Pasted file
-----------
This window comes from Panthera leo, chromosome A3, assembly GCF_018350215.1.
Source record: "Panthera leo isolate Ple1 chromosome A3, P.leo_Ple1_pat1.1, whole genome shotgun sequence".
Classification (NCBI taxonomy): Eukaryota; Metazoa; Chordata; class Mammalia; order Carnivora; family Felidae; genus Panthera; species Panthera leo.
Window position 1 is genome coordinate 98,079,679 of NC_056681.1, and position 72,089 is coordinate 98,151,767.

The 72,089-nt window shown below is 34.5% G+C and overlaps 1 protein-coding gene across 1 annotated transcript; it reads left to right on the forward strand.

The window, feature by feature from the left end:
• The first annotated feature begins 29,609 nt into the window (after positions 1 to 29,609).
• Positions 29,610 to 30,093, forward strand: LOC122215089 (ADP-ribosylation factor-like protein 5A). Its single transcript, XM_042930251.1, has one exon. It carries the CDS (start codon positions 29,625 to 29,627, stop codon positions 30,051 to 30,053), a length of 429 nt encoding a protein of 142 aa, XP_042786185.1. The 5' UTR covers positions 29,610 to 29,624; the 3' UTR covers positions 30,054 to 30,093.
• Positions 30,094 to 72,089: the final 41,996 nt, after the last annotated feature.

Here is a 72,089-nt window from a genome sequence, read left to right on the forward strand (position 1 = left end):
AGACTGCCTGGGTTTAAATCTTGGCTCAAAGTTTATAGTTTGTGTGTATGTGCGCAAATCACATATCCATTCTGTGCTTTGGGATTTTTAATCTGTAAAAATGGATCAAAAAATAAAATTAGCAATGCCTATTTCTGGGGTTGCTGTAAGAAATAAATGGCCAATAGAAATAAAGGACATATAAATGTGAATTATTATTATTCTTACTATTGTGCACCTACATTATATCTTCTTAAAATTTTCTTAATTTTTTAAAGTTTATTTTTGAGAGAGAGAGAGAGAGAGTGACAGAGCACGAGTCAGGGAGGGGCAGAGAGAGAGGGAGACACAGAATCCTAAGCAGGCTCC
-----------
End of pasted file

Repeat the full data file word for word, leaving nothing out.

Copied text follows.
This window comes from Panthera leo, chromosome A3, assembly GCF_018350215.1.
Source record: "Panthera leo isolate Ple1 chromosome A3, P.leo_Ple1_pat1.1, whole genome shotgun sequence".
Classification (NCBI taxonomy): Eukaryota; Metazoa; Chordata; class Mammalia; order Carnivora; family Felidae; genus Panthera; species Panthera leo.
Window position 1 is genome coordinate 98,079,679 of NC_056681.1, and position 72,089 is coordinate 98,151,767.

The 72,089-nt window shown below is 34.5% G+C and overlaps 1 protein-coding gene across 1 annotated transcript; it reads left to right on the forward strand.

The window, feature by feature from the left end:
• The first annotated feature begins 29,609 nt into the window (after positions 1 to 29,609).
• Positions 29,610 to 30,093, forward strand: LOC122215089 (ADP-ribosylation factor-like protein 5A). Its single transcript, XM_042930251.1, has one exon. It carries the CDS (start codon positions 29,625 to 29,627, stop codon positions 30,051 to 30,053), a length of 429 nt encoding a protein of 142 aa, XP_042786185.1. The 5' UTR covers positions 29,610 to 29,624; the 3' UTR covers positions 30,054 to 30,093.
• Positions 30,094 to 72,089: the final 41,996 nt, after the last annotated feature.

Here is a 72,089-nt window from a genome sequence, read left to right on the forward strand (position 1 = left end):
AGACTGCCTGGGTTTAAATCTTGGCTCAAAGTTTATAGTTTGTGTGTATGTGCGCAAATCACATATCCATTCTGTGCTTTGGGATTTTTAATCTGTAAAAATGGATCAAAAAATAAAATTAGCAATGCCTATTTCTGGGGTTGCTGTAAGAAATAAATGGCCAATAGAAATAAAGGACATATAAATGTGAATTATTATTATTCTTACTATTGTGCACCTACATTATATCTTCTTAAAATTTTCTTAATTTTTTAAAGTTTATTTTTGAGAGAGAGAGAGAGAGAGTGACAGAGCACGAGTCAGGGAGGGGCAGAGAGAGAGGGAGACACAGAATCCTAAGCAGGCTCC